Global Urbanism: Knowledge, Power and the City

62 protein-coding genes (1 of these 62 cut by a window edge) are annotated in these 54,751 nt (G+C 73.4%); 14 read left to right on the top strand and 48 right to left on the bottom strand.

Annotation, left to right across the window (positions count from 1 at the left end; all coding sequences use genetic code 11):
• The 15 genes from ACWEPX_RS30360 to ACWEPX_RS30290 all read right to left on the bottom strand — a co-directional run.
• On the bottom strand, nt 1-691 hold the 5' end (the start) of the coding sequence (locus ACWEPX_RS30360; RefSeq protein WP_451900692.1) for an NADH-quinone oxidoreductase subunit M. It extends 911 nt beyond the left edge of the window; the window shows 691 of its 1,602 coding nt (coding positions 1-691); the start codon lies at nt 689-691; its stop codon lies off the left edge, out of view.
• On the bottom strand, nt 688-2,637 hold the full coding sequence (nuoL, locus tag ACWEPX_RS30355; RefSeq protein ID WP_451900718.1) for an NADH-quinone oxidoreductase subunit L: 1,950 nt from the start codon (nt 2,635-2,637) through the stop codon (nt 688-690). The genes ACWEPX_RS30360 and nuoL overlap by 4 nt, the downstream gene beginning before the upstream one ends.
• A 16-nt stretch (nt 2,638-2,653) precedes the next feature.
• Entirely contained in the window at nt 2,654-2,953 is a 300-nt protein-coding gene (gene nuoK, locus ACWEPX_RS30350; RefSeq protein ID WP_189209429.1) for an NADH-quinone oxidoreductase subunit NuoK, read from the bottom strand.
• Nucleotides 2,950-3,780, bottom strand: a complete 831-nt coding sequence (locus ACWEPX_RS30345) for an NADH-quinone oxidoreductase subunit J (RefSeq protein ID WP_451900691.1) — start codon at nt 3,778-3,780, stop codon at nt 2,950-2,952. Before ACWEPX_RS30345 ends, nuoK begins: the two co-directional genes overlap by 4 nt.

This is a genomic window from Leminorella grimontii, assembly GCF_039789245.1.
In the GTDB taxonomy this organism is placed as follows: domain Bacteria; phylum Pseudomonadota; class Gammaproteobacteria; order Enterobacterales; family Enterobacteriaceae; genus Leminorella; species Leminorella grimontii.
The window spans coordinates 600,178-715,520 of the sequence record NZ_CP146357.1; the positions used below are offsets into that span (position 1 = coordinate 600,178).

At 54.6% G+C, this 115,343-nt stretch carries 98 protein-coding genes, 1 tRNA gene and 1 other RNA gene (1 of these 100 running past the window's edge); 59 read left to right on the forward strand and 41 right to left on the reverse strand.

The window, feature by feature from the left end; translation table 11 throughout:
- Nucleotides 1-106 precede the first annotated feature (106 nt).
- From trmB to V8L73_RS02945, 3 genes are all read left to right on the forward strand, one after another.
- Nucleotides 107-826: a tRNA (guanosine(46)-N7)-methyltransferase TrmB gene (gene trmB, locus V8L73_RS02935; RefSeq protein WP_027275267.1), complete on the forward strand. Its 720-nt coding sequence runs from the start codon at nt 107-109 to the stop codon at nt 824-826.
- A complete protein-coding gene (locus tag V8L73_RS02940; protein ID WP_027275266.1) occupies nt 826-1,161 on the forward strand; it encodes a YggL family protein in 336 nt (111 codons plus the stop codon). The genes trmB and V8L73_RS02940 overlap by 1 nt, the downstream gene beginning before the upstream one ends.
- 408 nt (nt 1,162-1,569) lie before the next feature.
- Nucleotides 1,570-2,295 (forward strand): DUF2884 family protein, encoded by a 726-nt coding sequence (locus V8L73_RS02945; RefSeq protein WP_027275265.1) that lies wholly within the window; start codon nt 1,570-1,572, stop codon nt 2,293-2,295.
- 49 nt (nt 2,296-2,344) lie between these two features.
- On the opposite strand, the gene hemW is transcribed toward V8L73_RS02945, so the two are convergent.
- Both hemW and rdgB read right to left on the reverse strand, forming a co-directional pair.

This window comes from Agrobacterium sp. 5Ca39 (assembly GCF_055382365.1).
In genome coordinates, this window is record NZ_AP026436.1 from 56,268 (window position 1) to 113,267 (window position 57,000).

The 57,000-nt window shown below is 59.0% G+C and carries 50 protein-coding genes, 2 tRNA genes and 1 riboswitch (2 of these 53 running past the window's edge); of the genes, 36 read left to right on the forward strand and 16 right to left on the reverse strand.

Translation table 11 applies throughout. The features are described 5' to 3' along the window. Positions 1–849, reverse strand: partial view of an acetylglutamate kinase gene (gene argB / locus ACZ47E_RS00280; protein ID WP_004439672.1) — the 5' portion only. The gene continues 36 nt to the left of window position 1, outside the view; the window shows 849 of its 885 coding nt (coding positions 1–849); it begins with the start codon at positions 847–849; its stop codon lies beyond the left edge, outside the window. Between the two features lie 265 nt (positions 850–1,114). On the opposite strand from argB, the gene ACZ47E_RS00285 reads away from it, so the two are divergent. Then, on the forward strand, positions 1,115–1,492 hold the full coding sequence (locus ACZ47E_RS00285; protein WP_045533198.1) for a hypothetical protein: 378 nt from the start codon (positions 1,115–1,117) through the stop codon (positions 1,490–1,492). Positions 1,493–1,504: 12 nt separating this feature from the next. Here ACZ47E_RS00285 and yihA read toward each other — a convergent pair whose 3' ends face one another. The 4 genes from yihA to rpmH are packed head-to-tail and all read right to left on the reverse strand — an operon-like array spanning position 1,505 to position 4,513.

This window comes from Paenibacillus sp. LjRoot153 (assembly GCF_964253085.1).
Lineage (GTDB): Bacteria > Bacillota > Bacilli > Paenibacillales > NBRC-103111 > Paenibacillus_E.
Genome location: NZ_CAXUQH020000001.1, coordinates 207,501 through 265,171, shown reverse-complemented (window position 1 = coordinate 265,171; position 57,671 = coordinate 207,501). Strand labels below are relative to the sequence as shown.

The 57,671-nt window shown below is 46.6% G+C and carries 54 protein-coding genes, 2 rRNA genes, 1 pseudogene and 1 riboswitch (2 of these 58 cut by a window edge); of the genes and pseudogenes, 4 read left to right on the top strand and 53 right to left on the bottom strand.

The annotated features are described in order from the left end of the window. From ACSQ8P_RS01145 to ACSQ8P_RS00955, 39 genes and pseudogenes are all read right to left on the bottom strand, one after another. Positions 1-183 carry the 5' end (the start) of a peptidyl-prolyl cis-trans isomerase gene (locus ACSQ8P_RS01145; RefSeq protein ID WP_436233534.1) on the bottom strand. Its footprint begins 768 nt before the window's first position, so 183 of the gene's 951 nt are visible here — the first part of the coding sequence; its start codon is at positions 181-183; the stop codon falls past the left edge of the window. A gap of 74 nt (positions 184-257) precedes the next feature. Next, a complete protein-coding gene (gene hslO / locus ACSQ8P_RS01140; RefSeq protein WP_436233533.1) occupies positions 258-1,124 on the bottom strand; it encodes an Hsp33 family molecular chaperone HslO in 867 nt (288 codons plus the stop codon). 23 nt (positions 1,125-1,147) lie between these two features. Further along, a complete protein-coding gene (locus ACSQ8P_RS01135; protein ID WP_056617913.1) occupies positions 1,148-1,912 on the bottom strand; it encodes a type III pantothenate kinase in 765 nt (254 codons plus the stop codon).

Navigating the global urbanSituated urban thinkingGlobal urbanismsMultiple urban political groundsNavigating the global urbanReferencesII: Rethinking global urbanismsThinking urban grammars: An interview with Ash AminOn policy, practice, and publicsA politics of the emergentStyles of urban thinkingReferencesDecentering global urbanism: An interview with Ananya RoyHinterlands of the CapitaloceneCities without hinterlands?Counterpoint: metabolic urbanizationThe hinterland enigmaHinterlands of the CapitaloceneEnclosure, distanciation and infrastructuralizationHinterlands of hinterlandsFrom formal to real subsumptionMetabolic rifts and cycles of creative destructionThe hinterland question, reframedNotesMaking space for queer desire in global urbanismLooking beyond the global urban gayGetting pluriversalConcluding implicationsReferencesSeeing like an Italian city: Questioning global urbanism from an “in-between space” in TurinIntroductionFrom the South (of Europe)Worlding Turin?Worlding within an ordinary city?ReferencesTheorising from where? Reflections on de-centring global (southern) urbanismTheorising from the global south?De-centring and re-centring urban studies?Where the neo-Marxian political-economic perspective meets the postcolonial approachCoda: The politics of knowledge production and praxisAcknowledgementsNotesReferencesGlobalizing postsocialist urbanismThe ongoing aftermath of socialism: (Post)Cold War urbanisms, ghosts, intransigent materialities(Post)Cold War urbanismsGhosts and zombies of socialismIntransigent materialities(Post)socialist city debates and the project of global urbanismNoteReferencesBeyond the noosphere? Northern England’s ‘left behind’ urbanismIntroductionLeft behind?The habitus of industrial ruinationThe north of England and reconfigured imaginariesAcknowledgementsReferencesFootnote urbanism: The missing East in (not so) global urbanismRummaging through the footnotes of global urbanismFrom the footnotes to the main act: ‘Nobody knows where it is, but when you find – it’s amazing.’ReferencesComparative urbanism and global urban studies: Theorising the urbanIII: Everyday global urbanismsGlobal urbanism inside/out: Thinking through JakartaIntroductionGlobal urbanist discourse: Othering kampungsKampung lived realitiesAgentic spaces of alterityConcluding reflectionsNoteReferencesTiwa’s morning“Out there, over the hills, on the other side of the tracks”: A horizon of the global urbanToo late for modernityThe black outdoorsExposure to timeItineraries of exposureReferencesConstructing the South-East Asian ascent: Global vertical urbanisms of brick and sandIntroductionBrickSandConclusionNotesReferencesNairobi city, streets and stories: Young lives stay in place while going global through digital stagesGrowing up (digitally) globalNairobeez: From neighbourhood street rhymes to city street toursNoteReferencesRethinking global urbanism from a ‘fripe’ marketplace in TunisIntroductionThe bale opening: Mediating encounters with contingent global formsIncorporation, adaptation and reinvention: Remaking global forms in the marketplaceConclusionNotesReferencesLiminal spaces and resistance in Mexico City: Towards an everyday global urbanismMale liminal spacesFemale spatial experiences on everyday journeysSome final reflectionsNotesReferencesDeath and the city: Necrological notes from KinshasaIntro: Housing in heavenDisplaced urbanism, urbanism of displacementCity as cemeteryCemetery as cityNecropolis – the new global southern urbanism?Conclusion: The eschatological orientation of southern global urbanismNotesReferencesPathways toward a dialectical urbanism: Thinking with the contingencies of crisis, care and capitalismInfrastructures of inequality in the Cape Town water crisisPolicing order: Land occupation and evictionMulti-sited relations of indebtednessNoteReferencesGlobal self-urbanism: Self-organisation amidst regulatory crisis and uneven urban citizenshipIntroduction: For a unitary conceptualisation of self-urbanismThe rise of self-urbanism in the twentieth centuryThe complexity of self-urbanism in the housing sphere: A stratified definitionThe implications of global self-urbanism: The new institutional archipelago in the midst of the regulatory crisisConclusions: The epistemic value of investigating global self-urbanismNotesReferencesIV: Governing global urbanismsUnlocking political potentialitiesSentinelArtistDesignerHackerSubversive bureaucratIn ConclusionNoteReferencesClimate changed urbanism?IntroductionUrbanising climate changeClimate changing urbanismTransforming urban futures?ReferencesThe global urban condition and politics of thermal metabolics: The chilling prospect of killer heatIntroductionOverheating and urban thermal metabolismAn emerging urban thermal politicsUrban thermal infrastructures: Outside cooling and heatingUrban climate modification: Simulation and greenwash, comfort and convenience or essential climate securityConclusionReferencesOn the deployment of scientific knowledge for a new urbanism of the anthropoceneIntroductionBuilding consensus in a heterogeneous, chaotic worldThe elusive policy-making audienceToward recognition of multiple knowledge systemsReferencesGlobal cities and the bioeconomy of health innovationIntroductionGlobal urbanism and healthThe global bioeconomyConclusionReferencesHacking the urban code: Notes on durational imagination in city-makingPermanence and durabilityPlanning and impermanenceThe politics of surpriseConclusion: Reimagine temporality and scaleBibliographyGlobal urbanism: Urban governance innovation in/for a world of citiesIntroductionInnovating urban governance in/for a world of citiesResearching urban governance innovation in/for global urbanismConclusionReferencesCorridor urbanismCorridors as a new techno-territorial phenomenonA new epistemology of global urbanismA research agenda for corridor urbanism?AcknowledgementsNotesReferencesBeyond-the-network urbanism: Everyday infrastructures in states of mutationIntroductionCities within a city: Urban fractures and fragmentsBeyond the network as beyond the state?The body as infrastructureConclusion: Everyday urban infrastructures in mutationNoteReferencesStill construction and already ruinA metaphor of a monumental futureAn allegory of the “global south” in the makingAn ethnographic motif (undone)NoteReferencesThe migration of spaces: Monumental urbanism beyond materialityLand as situated spatio-histories: A dialogue with global urbanismQuestioning a singular global narrativeTongbian philosophySSP, Kowloon, Hong KongVN East DelhiSituated histories as differenceBibliographyV: Contesting global urbanismWomen organising, advocacy and Indian cities in between informal dwelling and informal economies: An interview with SEWA’s Renana JhabvalaFrom a Neapolitan perspective, reaching out beyond prevailing cultural models : An interview Emma FerulanoURBAN STRUGGLES AND THEORISING FROM EASTERN EUROPEAN CITIES A collective interview with Ana Vilenica, loana Florea, Veda Popovici and Zsuzsi PosfaiPlanning, community spaces and youth urban futures: From Accra, in conversation with Victoria Okoye and Yussif Larry AminuA counter-dominant global urbanism?: Experiments from LebanonUtopias and imaginariesLebanon’s yearnings for another urbanismA counter-dominant global urbanism?NotesBibliographyLiving in the city beyond housing: Urbanism of the commonsNeoliberalisation urbanism: Individualisation limits dwelling and social mobilisationBreaking through fragmentation and the local scaleTowards an urbanism of the commonsAcknowledgementsNotesReferences